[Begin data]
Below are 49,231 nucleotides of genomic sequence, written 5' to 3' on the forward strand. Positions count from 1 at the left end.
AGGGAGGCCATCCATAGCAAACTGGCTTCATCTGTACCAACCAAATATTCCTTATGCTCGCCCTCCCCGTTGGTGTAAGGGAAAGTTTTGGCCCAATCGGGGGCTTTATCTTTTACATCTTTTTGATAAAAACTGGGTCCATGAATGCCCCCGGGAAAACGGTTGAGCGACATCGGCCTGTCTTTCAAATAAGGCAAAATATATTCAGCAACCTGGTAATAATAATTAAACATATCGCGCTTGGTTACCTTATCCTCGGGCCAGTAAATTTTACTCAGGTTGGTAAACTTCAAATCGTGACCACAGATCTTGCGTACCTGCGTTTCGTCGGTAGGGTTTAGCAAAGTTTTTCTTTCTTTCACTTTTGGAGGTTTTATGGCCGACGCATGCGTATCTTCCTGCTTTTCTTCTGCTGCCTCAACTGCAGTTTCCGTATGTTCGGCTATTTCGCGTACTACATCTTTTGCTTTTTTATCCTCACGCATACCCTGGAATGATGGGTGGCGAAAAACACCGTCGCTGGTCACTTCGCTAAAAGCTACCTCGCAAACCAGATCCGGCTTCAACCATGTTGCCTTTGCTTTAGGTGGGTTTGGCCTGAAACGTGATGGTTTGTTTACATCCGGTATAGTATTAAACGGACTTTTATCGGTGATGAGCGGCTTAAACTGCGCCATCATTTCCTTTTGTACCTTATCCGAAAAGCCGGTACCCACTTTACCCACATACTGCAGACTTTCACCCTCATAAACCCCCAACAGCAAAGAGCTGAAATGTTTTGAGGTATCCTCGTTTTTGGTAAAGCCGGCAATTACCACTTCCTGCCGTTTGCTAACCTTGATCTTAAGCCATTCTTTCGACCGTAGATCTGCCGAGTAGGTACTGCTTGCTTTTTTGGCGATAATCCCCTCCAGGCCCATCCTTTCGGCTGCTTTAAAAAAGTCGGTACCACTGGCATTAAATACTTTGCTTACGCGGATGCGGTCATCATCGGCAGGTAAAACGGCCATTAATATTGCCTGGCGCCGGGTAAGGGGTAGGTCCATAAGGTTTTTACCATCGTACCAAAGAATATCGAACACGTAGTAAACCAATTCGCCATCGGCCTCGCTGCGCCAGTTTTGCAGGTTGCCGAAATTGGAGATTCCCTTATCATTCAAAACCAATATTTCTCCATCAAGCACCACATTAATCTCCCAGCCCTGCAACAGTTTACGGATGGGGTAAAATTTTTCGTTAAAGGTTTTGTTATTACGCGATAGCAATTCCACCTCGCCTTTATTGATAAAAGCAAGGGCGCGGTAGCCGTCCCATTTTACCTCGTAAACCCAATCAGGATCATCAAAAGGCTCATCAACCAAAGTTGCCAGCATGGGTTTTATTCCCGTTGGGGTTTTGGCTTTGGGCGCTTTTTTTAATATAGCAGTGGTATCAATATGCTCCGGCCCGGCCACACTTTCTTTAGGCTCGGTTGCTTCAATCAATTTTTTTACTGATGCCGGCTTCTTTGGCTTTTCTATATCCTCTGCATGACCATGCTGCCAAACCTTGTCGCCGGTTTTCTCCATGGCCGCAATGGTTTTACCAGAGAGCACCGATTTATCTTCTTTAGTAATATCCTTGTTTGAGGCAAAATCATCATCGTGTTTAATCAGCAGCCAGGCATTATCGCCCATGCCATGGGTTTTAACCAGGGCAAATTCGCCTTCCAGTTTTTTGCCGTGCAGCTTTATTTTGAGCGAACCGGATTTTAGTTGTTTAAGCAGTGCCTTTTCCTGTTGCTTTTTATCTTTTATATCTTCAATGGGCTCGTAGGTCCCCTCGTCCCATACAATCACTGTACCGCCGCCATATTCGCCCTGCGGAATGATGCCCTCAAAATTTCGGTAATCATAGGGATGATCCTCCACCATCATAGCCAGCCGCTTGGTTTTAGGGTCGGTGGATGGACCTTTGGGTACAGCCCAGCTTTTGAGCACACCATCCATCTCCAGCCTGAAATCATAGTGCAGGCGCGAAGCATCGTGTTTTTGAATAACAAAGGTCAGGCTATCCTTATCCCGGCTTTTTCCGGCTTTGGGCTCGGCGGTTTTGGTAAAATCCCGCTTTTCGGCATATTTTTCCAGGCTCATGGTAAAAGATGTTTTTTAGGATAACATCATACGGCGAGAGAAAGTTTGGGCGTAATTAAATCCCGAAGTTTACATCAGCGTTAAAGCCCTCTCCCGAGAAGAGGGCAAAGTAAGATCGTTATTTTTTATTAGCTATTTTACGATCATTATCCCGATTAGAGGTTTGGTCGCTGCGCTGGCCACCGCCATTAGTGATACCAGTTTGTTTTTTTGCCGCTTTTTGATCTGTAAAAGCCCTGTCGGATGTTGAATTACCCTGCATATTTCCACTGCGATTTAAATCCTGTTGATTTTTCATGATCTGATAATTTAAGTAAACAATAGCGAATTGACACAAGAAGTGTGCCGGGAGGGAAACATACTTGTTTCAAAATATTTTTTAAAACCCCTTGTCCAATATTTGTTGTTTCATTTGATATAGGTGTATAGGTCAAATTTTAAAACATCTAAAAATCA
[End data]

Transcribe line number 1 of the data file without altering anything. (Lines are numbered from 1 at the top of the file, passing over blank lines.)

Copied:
Below are 49,231 nucleotides of genomic sequence, written 5' to 3' on the forward strand. Positions count from 1 at the left end.